Trump Attacks FBI Agent Peter Strzok Who Wants to Testify on Firing as ‘Sick Loser’

President Donald Trump called Peter Strzok a “sick loser” after the FBI agent said he’s willing to testify to Congress about his removal from the Russia probe for sending anti-Trump text messages. Special counsel Robert Mueller removed Strzok from his team last summer after an investigation revealed texts in which the agent said the FBI would stop Trump from becoming president. House Judiciary Chairman Bob Goodlatte said Friday he wanted to issue a subpoena for Strzok to testify as part of the House GOP investigation into the FBI’s actions in the 2016 election, but Strzok’s lawyer said his client “intends to voluntarily appear and testify before your committee and any other congressional committee that invites him.” Trump tweeted about Strzok late Sunday: “Why was the FBI’s sick loser, Peter Strzok, working on the totally discredited Mueller team of 13 Angry & Conflicted Democrats, when Strzok was giving Crooked Hillary a free pass yet telling his lover, lawyer Lisa Page, that ‘we’ll stop’ Trump from becoming President? Witch Hunt!”

[The Daily Beast]

Trump told 4 lies about the inspector general report in one short Fox News hit

President Donald Trump went on Fox & Friends to talk about the inspector general report on the FBI’s handling of the 2016 election on Friday. His comments contained at least four significant and demonstrable lies.

Let’s go through them.

Lie 1: the FBI was working against him during the campaign

“They were plotting against my election,” Trump said, in perhaps the biggest of the four lies.

This is not true. Inspector General Michael Horowitz was quite clear on this point in the report, which reviewed the FBI’s handling of both the Clinton email investigation and the early stages of the Trump-Russia probe. “We did not find documentary or testimonial evidence that improper considerations, including political bias, directly affected the specific investigative decisions we reviewed,” Horowitz concluded.

Trump did eventually confront this uncomfortable fact during the interview. He claimed the no bias conclusion was irresponsible, a throwaway line at the end of the report.

Lie 2: The IG “blew it” by concluding the FBI wasn’t biased

“It was a pretty good report, and then I say the IG blew it at the end,” Trump told Fox’s Steve Doocy. The IG report was a horror show. I thought that one sentence of conclusion was ridiculous.”

The conclusion said that the FBI wasn’t biased was not a throwaway conclusion at the end of the report, but a conclusion that’s examined in-depth and repeated with some frequency throughout the report. Chapters five and 12 of the more than 500-page report, for example, look at anti-Trump text messages sent by Peter Strzok, the FBI’s deputy director for counterintelligence, to see if Strzok had allowed his anti-Trump sentiments to affect the investigation.

Investigators took a deep look at Strzok’s conduct after they came across the texts that seemingly threatened the Trump campaign and examined internal FBI records of the meetings concerning Trump that Strzok was involved in. According to Horowitz, they found that “Strzok was not the sole decisionmaker for any of the specific investigative decisions examined,” nor was there any evidence that he exercised inappropriate influence over any investigative decisions.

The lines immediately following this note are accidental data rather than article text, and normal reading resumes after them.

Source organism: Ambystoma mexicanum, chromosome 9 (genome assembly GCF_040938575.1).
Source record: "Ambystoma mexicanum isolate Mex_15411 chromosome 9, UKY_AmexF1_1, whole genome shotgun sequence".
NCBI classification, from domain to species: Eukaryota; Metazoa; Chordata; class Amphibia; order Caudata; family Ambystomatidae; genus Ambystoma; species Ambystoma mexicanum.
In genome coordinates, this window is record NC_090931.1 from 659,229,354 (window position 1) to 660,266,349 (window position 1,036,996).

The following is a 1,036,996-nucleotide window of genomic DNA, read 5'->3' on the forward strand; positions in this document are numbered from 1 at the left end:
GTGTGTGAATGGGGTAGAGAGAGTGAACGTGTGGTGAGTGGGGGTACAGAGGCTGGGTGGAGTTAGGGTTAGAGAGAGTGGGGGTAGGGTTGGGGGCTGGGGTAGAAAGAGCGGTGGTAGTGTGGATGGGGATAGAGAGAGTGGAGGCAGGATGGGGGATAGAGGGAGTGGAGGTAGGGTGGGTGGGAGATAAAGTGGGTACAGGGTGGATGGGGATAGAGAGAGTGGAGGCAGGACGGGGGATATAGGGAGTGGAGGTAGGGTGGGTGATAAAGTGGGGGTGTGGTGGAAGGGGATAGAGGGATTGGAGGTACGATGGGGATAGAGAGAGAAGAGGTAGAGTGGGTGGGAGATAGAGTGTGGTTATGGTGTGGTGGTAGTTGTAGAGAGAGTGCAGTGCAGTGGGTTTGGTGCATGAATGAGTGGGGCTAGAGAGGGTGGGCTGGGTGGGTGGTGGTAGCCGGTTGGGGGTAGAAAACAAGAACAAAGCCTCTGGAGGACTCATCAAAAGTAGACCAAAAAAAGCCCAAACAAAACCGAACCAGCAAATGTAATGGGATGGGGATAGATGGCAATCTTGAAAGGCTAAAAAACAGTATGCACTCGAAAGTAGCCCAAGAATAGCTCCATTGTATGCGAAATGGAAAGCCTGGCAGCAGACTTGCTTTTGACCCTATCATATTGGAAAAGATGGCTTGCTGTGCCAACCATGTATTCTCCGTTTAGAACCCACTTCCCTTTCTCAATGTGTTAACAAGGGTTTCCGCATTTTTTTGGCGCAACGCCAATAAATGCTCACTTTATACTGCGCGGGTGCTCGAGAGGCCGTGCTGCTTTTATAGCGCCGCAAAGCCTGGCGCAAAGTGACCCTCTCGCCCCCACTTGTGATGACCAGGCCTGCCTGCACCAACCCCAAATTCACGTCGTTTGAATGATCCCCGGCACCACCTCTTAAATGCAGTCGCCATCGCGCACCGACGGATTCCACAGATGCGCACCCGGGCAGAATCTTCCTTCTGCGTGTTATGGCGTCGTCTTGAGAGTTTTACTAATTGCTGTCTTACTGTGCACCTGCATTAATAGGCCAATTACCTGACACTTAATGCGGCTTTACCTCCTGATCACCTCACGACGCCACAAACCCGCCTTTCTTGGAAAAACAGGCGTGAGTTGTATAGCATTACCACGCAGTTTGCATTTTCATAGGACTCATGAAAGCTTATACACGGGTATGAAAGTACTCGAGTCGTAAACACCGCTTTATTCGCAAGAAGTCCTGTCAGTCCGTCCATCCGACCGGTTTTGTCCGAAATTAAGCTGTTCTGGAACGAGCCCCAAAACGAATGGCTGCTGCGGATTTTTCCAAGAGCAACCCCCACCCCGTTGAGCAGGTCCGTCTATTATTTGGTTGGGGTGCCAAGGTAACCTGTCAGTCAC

The conclusion that there was no bias, in short, wasn’t “one line” — it was a conclusion they arrived at after examining a tremendous amount of evidence, and a major focus of the report.

Lie 3: Trump says the IG report says he did nothing wrong

The third Trump lie is that the IG report somehow exonerated him on the question of collusion with Russia during the campaign. “I did nothing wrong, there was no collusion, there was no obstruction. The IG report yesterday went a long way to show that,” Trump said. “I think that the Mueller investigation has been totally discredited.”

This is actually a number of different lies packed into three short sentences; a Russian nesting doll of lies, if you’ll pardon the metaphor.

The IG report did not come to any conclusions about the true nature of Trump-Russia ties. It only covered the appropriateness of the FBI’s conduct in 2016. It couldn’t come to any conclusions about obstruction of justice because Trump didn’t become president until 2017. Likewise, it couldn’t discredit the Mueller investigation because Mueller didn’t take over the investigation until President Trump fired FBI Director James Comey last May.

Lie 4: James Comey is a criminal

And that brings us to our final lie. Fox’s Doocy asked Trump a leading question — “Should James Comey be locked up?” — and the president responded as expected:

Certainly, they just seem like very criminal acts to me. What he did was criminal. What he did was so bad in terms of our Constitution, in terms of the well-being of our country.

Once again, Horowitz’s report closely examined questions raised by Comey’s conduct. He was harshly critical of the former FBI director — “In key moments, then Director Comey chose to deviate from the FBI’s and the Department’s established procedures and norms and instead engaged in his own subjective, ad hoc decisionmaking” — but there’s no evidence in the report that Comey violated any kind of criminal statute, let alone acted unconstitutionally.

In fact, the report concludes, Comey’s decisions during the Clinton email investigation, while questionable, came from his professional judgment and were not the result of any malign intent.

“Comey’s decision was the result of his consideration of the evidence that the FBI had collected during the course of the investigation and his understanding of the proof required to pursue a prosecution under the relevant statutes,” as Horowitz puts it when discussing his closing of the Clinton email case.